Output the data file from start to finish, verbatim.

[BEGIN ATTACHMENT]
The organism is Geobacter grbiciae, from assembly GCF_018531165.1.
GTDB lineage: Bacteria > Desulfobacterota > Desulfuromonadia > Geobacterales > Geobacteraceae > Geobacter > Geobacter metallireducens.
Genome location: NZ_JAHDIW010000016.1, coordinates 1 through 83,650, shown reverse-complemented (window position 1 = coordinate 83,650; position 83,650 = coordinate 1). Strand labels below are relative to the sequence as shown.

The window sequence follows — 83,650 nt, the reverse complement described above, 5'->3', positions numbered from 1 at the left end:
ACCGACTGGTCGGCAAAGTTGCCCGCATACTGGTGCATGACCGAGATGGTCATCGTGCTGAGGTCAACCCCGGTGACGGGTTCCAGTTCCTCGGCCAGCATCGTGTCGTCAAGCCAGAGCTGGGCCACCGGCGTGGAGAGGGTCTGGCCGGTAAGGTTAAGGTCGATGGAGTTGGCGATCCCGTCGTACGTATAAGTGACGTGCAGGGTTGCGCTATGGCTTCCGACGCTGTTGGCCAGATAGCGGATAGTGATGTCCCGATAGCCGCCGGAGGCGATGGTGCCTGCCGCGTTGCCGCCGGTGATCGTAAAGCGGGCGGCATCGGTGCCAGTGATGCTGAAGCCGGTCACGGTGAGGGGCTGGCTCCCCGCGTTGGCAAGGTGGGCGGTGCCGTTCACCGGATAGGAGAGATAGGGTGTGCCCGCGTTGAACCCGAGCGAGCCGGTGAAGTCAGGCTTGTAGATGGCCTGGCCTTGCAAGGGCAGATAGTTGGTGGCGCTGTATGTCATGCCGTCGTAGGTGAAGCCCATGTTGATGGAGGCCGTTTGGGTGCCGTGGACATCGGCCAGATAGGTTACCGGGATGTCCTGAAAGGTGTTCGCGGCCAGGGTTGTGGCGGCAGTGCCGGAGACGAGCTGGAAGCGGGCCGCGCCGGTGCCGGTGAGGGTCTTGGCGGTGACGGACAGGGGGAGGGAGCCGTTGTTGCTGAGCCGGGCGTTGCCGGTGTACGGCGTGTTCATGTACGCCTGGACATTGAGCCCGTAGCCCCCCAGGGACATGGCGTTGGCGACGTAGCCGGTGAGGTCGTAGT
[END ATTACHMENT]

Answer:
The organism is Geobacter grbiciae, from assembly GCF_018531165.1.
GTDB lineage: Bacteria > Desulfobacterota > Desulfuromonadia > Geobacterales > Geobacteraceae > Geobacter > Geobacter metallireducens.
Genome location: NZ_JAHDIW010000016.1, coordinates 1 through 83,650, shown reverse-complemented (window position 1 = coordinate 83,650; position 83,650 = coordinate 1). Strand labels below are relative to the sequence as shown.

The window sequence follows — 83,650 nt, the reverse complement described above, 5'->3', positions numbered from 1 at the left end:
ACCGACTGGTCGGCAAAGTTGCCCGCATACTGGTGCATGACCGAGATGGTCATCGTGCTGAGGTCAACCCCGGTGACGGGTTCCAGTTCCTCGGCCAGCATCGTGTCGTCAAGCCAGAGCTGGGCCACCGGCGTGGAGAGGGTCTGGCCGGTAAGGTTAAGGTCGATGGAGTTGGCGATCCCGTCGTACGTATAAGTGACGTGCAGGGTTGCGCTATGGCTTCCGACGCTGTTGGCCAGATAGCGGATAGTGATGTCCCGATAGCCGCCGGAGGCGATGGTGCCTGCCGCGTTGCCGCCGGTGATCGTAAAGCGGGCGGCATCGGTGCCAGTGATGCTGAAGCCGGTCACGGTGAGGGGCTGGCTCCCCGCGTTGGCAAGGTGGGCGGTGCCGTTCACCGGATAGGAGAGATAGGGTGTGCCCGCGTTGAACCCGAGCGAGCCGGTGAAGTCAGGCTTGTAGATGGCCTGGCCTTGCAAGGGCAGATAGTTGGTGGCGCTGTATGTCATGCCGTCGTAGGTGAAGCCCATGTTGATGGAGGCCGTTTGGGTGCCGTGGACATCGGCCAGATAGGTTACCGGGATGTCCTGAAAGGTGTTCGCGGCCAGGGTTGTGGCGGCAGTGCCGGAGACGAGCTGGAAGCGGGCCGCGCCGGTGCCGGTGAGGGTCTTGGCGGTGACGGACAGGGGGAGGGAGCCGTTGTTGCTGAGCCGGGCGTTGCCGGTGTACGGCGTGTTCATGTACGCCTGGACATTGAGCCCGTAGCCCCCCAGGGACATGGCGTTGGCGACGTAGCCGGTGAGGTCGTAGT